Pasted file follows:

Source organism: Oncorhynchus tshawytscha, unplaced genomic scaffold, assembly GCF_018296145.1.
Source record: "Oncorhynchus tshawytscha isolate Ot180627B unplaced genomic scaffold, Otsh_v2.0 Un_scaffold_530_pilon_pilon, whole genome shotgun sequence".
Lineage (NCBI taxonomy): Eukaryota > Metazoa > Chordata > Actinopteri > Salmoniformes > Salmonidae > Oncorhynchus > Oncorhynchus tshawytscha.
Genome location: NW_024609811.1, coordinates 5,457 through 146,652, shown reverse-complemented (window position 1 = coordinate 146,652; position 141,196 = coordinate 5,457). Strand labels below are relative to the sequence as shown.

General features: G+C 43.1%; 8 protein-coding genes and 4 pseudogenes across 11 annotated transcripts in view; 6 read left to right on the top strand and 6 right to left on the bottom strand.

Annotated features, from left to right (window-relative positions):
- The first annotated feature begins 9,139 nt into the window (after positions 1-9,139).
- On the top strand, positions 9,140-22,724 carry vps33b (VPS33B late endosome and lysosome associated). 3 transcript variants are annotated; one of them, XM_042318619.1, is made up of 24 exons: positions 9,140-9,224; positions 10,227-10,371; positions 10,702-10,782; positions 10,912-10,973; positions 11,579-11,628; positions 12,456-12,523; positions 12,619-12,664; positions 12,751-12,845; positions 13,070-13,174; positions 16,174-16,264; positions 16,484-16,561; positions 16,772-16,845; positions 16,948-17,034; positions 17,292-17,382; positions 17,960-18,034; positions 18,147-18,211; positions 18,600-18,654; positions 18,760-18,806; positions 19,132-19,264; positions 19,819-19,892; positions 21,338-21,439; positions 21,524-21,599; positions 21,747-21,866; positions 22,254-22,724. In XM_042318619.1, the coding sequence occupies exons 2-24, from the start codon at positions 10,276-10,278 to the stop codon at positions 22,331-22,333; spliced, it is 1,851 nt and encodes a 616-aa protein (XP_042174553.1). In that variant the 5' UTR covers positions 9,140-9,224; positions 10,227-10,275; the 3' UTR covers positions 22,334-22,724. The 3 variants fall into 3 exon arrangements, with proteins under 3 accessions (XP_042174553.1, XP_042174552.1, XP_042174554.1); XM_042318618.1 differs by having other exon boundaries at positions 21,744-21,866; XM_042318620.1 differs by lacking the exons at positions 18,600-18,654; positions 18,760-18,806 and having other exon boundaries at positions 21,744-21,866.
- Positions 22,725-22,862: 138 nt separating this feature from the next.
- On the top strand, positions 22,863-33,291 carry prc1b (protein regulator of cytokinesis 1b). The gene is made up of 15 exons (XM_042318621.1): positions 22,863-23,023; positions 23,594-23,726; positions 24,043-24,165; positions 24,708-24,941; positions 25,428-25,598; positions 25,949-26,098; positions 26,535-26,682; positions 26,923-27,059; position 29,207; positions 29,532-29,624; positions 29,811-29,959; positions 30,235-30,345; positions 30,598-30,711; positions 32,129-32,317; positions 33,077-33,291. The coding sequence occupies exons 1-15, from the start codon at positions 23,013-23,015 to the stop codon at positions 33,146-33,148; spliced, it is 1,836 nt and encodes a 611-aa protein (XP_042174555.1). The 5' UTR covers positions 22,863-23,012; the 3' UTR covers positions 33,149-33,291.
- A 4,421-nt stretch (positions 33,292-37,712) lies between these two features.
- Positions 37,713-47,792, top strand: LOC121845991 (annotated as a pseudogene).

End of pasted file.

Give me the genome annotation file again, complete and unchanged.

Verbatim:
Source organism: Oncorhynchus tshawytscha, unplaced genomic scaffold, assembly GCF_018296145.1.
Source record: "Oncorhynchus tshawytscha isolate Ot180627B unplaced genomic scaffold, Otsh_v2.0 Un_scaffold_530_pilon_pilon, whole genome shotgun sequence".
Lineage (NCBI taxonomy): Eukaryota > Metazoa > Chordata > Actinopteri > Salmoniformes > Salmonidae > Oncorhynchus > Oncorhynchus tshawytscha.
Genome location: NW_024609811.1, coordinates 5,457 through 146,652, shown reverse-complemented (window position 1 = coordinate 146,652; position 141,196 = coordinate 5,457). Strand labels below are relative to the sequence as shown.

General features: G+C 43.1%; 8 protein-coding genes and 4 pseudogenes across 11 annotated transcripts in view; 6 read left to right on the top strand and 6 right to left on the bottom strand.

Annotated features, from left to right (window-relative positions):
- The first annotated feature begins 9,139 nt into the window (after positions 1-9,139).
- On the top strand, positions 9,140-22,724 carry vps33b (VPS33B late endosome and lysosome associated). 3 transcript variants are annotated; one of them, XM_042318619.1, is made up of 24 exons: positions 9,140-9,224; positions 10,227-10,371; positions 10,702-10,782; positions 10,912-10,973; positions 11,579-11,628; positions 12,456-12,523; positions 12,619-12,664; positions 12,751-12,845; positions 13,070-13,174; positions 16,174-16,264; positions 16,484-16,561; positions 16,772-16,845; positions 16,948-17,034; positions 17,292-17,382; positions 17,960-18,034; positions 18,147-18,211; positions 18,600-18,654; positions 18,760-18,806; positions 19,132-19,264; positions 19,819-19,892; positions 21,338-21,439; positions 21,524-21,599; positions 21,747-21,866; positions 22,254-22,724. In XM_042318619.1, the coding sequence occupies exons 2-24, from the start codon at positions 10,276-10,278 to the stop codon at positions 22,331-22,333; spliced, it is 1,851 nt and encodes a 616-aa protein (XP_042174553.1). In that variant the 5' UTR covers positions 9,140-9,224; positions 10,227-10,275; the 3' UTR covers positions 22,334-22,724. The 3 variants fall into 3 exon arrangements, with proteins under 3 accessions (XP_042174553.1, XP_042174552.1, XP_042174554.1); XM_042318618.1 differs by having other exon boundaries at positions 21,744-21,866; XM_042318620.1 differs by lacking the exons at positions 18,600-18,654; positions 18,760-18,806 and having other exon boundaries at positions 21,744-21,866.
- Positions 22,725-22,862: 138 nt separating this feature from the next.
- On the top strand, positions 22,863-33,291 carry prc1b (protein regulator of cytokinesis 1b). The gene is made up of 15 exons (XM_042318621.1): positions 22,863-23,023; positions 23,594-23,726; positions 24,043-24,165; positions 24,708-24,941; positions 25,428-25,598; positions 25,949-26,098; positions 26,535-26,682; positions 26,923-27,059; position 29,207; positions 29,532-29,624; positions 29,811-29,959; positions 30,235-30,345; positions 30,598-30,711; positions 32,129-32,317; positions 33,077-33,291. The coding sequence occupies exons 1-15, from the start codon at positions 23,013-23,015 to the stop codon at positions 33,146-33,148; spliced, it is 1,836 nt and encodes a 611-aa protein (XP_042174555.1). The 5' UTR covers positions 22,863-23,012; the 3' UTR covers positions 33,149-33,291.
- A 4,421-nt stretch (positions 33,292-37,712) lies between these two features.
- Positions 37,713-47,792, top strand: LOC121845991 (annotated as a pseudogene).